The Delaware Department of Education today announced it is working with Microsoft Corp. to bring Microsoft Live@edu (opens in new tab), a suite of online communication and collaboration tools, to students, faculty and staff in district and charter schools throughout the state. The Department of Technology and Information (DTI) will initially migrate approximately 20,000 faculty and staff to this no-cost platform in June 2011, with the goal being to move everyone to Microsoft Live@edu, as well as offer it to the more-than-129,000-student population, over the next two years.
Microsoft Live@edu is a cloud-based suite of services, based on the familiar Microsoft tools many already use today. It will provide Microsoft Exchange Server, Microsoft Outlook email and several other services, including Microsoft Office Web Apps. Educators and staff will be able to access their information in the cloud through popular Web browsers and from any Internet-connected PC or mobile phone.
Microsoft Live@edu aims to help Delaware schools reduce operating costs by migrating away from their current on-premises email systems.
“With Live@edu, every school district and charter school in the state will have access to the latest programs and innovations, helping to close technology gaps between schools,” said Lillian M. Lowery, secretary of Education. “This gives students the tools to collaborate more with their educators, as well as access to applications necessary for 21st-century skills.”
The DTI will be implementing the cloud-based mail service in June and Microsoft Office Web Apps later this year. In addition, DTI will be managing the implementation and covering the costs for message archiving.
“Beyond just email, the services provided through Microsoft Live@edu will allow the state to reduce overall support costs and eventually provide a seamless interface with the existing Microsoft platform to access tools such as Microsoft Office and Excel,” said Jim Sills, Delaware chief information officer and secretary of DTI.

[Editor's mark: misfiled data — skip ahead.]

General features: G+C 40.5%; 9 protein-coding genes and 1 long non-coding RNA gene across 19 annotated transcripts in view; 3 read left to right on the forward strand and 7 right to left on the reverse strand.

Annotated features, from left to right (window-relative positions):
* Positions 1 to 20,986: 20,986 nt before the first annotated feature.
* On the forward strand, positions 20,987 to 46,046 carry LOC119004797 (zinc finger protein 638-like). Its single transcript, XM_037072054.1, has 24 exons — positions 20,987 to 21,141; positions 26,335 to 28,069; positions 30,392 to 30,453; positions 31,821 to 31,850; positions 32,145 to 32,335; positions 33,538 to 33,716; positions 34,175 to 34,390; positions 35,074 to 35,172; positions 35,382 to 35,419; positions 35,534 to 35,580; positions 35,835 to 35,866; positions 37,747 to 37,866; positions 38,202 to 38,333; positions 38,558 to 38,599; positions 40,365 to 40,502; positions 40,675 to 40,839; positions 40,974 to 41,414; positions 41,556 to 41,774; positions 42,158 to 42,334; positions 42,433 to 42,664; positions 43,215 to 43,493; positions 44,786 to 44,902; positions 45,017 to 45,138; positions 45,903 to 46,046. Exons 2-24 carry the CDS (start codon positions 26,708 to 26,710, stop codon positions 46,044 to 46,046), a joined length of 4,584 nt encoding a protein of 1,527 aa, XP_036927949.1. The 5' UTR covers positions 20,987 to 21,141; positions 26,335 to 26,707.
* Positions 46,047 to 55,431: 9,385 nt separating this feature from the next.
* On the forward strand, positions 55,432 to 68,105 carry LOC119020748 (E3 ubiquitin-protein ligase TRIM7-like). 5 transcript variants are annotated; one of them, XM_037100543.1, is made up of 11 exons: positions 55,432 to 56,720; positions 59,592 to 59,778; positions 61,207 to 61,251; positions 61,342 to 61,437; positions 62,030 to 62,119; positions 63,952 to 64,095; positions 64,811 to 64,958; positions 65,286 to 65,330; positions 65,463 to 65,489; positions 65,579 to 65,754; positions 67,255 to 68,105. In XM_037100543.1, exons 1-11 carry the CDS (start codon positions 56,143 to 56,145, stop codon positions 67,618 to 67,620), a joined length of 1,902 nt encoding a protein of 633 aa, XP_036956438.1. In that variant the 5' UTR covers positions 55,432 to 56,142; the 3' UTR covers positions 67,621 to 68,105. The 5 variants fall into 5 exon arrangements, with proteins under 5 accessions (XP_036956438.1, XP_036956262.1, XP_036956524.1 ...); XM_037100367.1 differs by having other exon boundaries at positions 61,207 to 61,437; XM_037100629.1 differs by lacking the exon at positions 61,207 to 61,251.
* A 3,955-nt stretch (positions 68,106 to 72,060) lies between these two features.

The state began working on the deal with Microsoft after Lake Forest School District Information Systems manager Ron Usilton investigated a Microsoft Live@edu pilot.
“Resources, such as interactive whiteboards and mobile computer labs, along with online learning programs, provide our students and educators the tools for a 21st-century education, but a method to provide better staff and student collaboration still was needed,” Usilton said. “The robust email and collaborative services, Microsoft Office applications, and online storage made Live@edu the best candidate for what we sought.
“It also offers control over domain accounts and security, requirements the state’s technology department felt were necessary in the educational environment. That Live@edu is provided at no cost to educational institutions was icing on the cake, especially in these budget-conscious times.”
Lake Forest successfully piloted a staff email service through Microsoft Live@edu in August 2010. The district now plans to add accounts for all students at Lake Forest High School.
“This is an example of how a great idea on the district level was shared and expanded to benefit all of our schools across the state,” Lowery said. “We’re thankful for the forward-thinking and collaborative nature of our local personnel.”